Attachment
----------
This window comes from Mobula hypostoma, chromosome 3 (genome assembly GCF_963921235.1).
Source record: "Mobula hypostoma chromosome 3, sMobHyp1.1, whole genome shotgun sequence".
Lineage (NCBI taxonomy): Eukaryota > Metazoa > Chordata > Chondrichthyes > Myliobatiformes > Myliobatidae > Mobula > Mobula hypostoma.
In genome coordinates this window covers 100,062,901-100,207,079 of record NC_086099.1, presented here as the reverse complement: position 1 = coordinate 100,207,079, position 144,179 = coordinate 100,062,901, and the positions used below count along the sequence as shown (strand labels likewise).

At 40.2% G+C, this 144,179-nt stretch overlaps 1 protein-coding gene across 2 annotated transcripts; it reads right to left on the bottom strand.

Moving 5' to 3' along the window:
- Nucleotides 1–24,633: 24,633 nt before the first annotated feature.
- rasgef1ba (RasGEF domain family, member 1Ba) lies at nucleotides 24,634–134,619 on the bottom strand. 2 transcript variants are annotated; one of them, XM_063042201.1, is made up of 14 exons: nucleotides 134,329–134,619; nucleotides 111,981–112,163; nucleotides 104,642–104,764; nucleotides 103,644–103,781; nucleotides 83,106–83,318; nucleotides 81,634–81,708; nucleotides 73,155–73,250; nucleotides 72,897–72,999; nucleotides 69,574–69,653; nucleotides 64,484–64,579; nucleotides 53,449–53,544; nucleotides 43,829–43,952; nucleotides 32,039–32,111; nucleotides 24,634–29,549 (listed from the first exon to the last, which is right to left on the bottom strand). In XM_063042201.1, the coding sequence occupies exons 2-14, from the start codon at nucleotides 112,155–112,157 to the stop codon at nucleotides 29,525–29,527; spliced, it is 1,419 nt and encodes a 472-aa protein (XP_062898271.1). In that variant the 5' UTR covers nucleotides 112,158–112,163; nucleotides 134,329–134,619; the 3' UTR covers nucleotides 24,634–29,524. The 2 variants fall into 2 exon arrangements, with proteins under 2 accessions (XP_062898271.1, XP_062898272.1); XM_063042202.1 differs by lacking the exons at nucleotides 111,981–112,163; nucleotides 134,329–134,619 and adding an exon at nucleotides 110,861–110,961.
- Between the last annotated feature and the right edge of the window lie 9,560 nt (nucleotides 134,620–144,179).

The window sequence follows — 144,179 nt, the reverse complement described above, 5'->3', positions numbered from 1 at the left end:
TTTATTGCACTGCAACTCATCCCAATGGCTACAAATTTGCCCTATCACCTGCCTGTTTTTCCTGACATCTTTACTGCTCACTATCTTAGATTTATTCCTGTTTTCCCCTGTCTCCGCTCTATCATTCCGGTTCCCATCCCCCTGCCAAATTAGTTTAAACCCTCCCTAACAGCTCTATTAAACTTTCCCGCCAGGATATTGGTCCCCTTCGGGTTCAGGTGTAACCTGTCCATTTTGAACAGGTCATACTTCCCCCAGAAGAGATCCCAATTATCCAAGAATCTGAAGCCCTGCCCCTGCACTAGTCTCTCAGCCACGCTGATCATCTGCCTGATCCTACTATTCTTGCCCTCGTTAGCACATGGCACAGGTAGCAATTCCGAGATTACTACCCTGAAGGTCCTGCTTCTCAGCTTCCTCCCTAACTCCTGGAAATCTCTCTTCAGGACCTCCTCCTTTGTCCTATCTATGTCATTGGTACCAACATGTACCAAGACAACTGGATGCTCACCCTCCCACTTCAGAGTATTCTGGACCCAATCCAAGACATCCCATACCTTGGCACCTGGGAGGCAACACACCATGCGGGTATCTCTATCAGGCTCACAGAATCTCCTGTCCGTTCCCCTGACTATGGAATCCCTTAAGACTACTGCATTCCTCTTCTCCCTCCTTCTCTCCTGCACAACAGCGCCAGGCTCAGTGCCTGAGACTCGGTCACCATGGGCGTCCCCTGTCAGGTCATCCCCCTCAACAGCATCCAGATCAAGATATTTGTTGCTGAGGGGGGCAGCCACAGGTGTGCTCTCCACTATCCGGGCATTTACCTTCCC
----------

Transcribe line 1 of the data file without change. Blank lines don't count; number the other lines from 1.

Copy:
This window comes from Mobula hypostoma, chromosome 3 (genome assembly GCF_963921235.1).